I’m seeing more and more companies managing their cybersecurity risk in part by attempting to transfer responsibility to their suppliers and vendors. In essence, they are practicing good risk management principles!
This is happening to all kinds of companies, many of whom have never before felt this kind of pressure to be extremely good at cybersecurity. This includes HIPAA business associates as well as low-profile logistics companies. And the companies are of all sizes, both publicly traded and privately held.
While most of this pressure is coming proactively as buyers go through vendor selection processes, we’re seeing it more and more in post-breach situations. And it’s affecting suppliers of cybersecurity services. Here’s the latest one:
Affinity Gaming, an operator of 11 casinos in four US states, is suing cybersecurity company Trustwave for failing to contain a breach it was hired to shut down, opening a new avenue of liability around data breaches. The lawsuit, filed in the US District Court in Nevada in late December, is one of the first of its kind where a client challenges a cyber security company over the quality of its investigation following a hack.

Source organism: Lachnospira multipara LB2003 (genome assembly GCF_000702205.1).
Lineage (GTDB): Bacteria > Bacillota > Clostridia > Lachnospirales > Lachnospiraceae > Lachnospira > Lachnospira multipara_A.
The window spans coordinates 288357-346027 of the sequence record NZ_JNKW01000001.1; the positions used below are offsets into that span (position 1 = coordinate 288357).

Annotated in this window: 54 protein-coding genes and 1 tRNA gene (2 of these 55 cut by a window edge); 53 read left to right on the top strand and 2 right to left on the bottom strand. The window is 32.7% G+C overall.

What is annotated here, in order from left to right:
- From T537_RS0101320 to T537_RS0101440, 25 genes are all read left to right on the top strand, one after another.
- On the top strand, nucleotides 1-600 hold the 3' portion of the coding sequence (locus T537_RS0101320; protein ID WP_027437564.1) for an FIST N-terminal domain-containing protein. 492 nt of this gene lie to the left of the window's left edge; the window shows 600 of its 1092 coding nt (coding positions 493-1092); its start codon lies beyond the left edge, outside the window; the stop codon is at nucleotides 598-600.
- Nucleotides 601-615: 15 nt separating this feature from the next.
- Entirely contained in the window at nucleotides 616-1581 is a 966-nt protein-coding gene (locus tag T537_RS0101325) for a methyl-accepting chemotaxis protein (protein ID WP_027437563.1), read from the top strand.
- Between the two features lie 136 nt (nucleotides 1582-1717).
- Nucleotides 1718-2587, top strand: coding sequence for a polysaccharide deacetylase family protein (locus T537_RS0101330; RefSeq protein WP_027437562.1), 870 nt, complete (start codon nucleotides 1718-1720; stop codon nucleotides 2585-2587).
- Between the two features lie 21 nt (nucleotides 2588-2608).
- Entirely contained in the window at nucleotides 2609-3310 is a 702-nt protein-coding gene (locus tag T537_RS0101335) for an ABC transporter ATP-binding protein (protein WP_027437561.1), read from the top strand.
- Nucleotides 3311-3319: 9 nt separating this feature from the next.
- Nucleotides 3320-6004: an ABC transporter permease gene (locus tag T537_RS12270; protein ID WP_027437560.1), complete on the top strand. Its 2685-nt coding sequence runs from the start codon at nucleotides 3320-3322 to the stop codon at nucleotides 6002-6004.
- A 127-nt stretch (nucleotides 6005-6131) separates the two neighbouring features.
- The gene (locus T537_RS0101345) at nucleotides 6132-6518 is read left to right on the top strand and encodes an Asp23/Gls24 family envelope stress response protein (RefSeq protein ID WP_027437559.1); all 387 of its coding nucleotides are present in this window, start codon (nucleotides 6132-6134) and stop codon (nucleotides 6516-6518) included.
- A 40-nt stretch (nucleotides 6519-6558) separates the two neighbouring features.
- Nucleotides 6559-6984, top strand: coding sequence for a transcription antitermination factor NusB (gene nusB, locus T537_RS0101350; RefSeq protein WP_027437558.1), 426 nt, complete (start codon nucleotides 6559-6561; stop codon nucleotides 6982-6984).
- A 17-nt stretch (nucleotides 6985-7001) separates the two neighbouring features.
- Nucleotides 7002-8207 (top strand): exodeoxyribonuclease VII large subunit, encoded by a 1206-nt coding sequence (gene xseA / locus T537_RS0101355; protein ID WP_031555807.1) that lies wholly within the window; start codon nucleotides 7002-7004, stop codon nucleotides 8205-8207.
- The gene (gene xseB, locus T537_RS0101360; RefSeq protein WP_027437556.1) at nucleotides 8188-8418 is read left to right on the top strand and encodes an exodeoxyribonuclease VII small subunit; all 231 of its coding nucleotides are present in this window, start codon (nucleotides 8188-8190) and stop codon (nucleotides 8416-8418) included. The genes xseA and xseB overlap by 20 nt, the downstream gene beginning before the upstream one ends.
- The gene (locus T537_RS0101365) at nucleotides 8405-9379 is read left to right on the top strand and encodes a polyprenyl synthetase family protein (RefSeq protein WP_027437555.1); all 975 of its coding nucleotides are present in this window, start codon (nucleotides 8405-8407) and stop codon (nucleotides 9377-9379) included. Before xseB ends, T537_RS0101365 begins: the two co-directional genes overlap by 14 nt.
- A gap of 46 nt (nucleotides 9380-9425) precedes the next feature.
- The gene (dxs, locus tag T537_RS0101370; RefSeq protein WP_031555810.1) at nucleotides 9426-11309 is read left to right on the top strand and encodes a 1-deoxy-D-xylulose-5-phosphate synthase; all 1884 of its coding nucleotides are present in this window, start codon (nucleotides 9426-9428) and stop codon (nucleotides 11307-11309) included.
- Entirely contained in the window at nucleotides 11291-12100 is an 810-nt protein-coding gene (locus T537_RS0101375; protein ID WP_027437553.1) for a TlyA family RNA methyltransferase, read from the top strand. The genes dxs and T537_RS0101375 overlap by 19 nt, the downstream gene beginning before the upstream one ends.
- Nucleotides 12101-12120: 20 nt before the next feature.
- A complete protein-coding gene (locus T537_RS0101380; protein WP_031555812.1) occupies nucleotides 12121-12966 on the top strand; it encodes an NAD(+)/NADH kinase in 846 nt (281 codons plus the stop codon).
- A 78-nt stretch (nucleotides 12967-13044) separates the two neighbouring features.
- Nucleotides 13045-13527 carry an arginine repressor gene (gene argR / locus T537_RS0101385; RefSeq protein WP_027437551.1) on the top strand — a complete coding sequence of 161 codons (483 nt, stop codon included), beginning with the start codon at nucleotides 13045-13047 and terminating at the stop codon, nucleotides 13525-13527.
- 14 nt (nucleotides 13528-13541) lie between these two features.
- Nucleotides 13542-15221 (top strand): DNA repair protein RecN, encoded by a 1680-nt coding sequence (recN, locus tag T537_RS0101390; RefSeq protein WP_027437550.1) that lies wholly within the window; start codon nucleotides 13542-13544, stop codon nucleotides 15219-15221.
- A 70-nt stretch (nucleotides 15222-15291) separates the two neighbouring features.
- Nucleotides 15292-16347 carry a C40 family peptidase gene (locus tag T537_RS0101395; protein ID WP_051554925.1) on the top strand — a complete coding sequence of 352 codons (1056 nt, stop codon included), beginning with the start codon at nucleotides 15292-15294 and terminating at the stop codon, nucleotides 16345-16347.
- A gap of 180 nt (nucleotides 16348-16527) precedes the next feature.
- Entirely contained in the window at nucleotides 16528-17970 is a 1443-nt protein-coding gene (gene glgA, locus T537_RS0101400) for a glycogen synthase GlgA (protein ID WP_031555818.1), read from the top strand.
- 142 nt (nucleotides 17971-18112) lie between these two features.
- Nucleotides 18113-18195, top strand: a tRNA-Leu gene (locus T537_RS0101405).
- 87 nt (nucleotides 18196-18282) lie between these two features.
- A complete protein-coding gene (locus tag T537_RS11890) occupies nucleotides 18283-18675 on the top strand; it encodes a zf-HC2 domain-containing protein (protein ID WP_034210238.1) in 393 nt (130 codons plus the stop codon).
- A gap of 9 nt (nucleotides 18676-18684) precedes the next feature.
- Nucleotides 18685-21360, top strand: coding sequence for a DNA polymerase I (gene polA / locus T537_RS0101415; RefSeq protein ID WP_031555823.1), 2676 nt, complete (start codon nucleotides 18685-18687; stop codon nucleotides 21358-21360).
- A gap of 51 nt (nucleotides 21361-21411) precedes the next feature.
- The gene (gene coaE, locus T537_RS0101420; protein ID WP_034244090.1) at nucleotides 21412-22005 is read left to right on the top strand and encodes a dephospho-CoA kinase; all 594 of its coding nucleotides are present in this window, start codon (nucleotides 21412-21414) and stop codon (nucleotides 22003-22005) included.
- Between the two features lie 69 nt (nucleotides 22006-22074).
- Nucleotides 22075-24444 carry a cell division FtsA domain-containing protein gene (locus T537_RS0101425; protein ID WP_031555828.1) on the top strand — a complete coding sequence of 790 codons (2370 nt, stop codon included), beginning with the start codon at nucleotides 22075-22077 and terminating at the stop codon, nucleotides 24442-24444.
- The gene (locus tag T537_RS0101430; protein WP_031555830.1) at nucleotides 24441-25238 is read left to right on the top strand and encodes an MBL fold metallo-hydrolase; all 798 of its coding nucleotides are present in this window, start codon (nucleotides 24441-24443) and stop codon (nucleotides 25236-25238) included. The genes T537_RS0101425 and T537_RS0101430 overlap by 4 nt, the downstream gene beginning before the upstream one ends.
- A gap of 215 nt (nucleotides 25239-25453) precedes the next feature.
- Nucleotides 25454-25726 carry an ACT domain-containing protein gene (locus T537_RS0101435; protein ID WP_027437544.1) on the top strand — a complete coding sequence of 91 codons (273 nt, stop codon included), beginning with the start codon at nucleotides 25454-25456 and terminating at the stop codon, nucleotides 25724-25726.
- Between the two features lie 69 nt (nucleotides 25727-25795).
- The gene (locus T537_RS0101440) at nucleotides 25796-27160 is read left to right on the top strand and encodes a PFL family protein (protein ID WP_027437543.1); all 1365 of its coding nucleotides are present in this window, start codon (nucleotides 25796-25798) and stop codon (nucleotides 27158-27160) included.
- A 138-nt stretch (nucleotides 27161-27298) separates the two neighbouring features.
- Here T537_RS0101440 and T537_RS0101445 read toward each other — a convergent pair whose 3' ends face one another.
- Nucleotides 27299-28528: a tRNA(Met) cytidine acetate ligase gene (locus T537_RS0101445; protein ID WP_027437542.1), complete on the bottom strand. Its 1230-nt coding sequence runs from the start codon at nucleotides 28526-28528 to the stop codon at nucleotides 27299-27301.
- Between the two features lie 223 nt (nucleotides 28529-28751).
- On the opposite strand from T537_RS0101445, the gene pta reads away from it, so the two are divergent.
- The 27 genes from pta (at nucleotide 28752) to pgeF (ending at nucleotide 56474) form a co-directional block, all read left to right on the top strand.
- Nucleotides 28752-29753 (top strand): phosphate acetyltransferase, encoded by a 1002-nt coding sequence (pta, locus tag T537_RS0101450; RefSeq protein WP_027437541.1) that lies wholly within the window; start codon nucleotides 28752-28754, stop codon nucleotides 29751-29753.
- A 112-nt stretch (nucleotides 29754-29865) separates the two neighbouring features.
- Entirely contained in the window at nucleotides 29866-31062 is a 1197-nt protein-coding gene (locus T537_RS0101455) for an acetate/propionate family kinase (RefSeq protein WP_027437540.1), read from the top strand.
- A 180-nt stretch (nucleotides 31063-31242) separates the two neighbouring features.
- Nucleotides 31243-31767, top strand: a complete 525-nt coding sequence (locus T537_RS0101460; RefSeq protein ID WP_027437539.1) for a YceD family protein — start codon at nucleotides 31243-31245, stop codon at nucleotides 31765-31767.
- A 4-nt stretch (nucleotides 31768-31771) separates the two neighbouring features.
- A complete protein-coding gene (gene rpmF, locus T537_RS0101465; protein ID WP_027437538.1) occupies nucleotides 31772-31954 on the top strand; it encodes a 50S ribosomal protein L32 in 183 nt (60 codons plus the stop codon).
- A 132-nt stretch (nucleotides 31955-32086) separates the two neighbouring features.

By the way, Trustwave was unsuccessfully sued by various banks to recover costs in the wake of the 2013 Target payment card data breach. That situation was a little different than the Affinity Gaming suit since Trustware was acting as a Qualified Security Assessor (QSA) on behalf of the Payment Card Industry Security Standards Council.
We can expect to see even more pre- and post-purchase cybersecurity pressure on supply chains coming in the years ahead. This accounts for much of the boom we’re seeing in cybersecurity insurance and it will compel just about everyone to get better at cybersecurity.
How has this trend affect your business?
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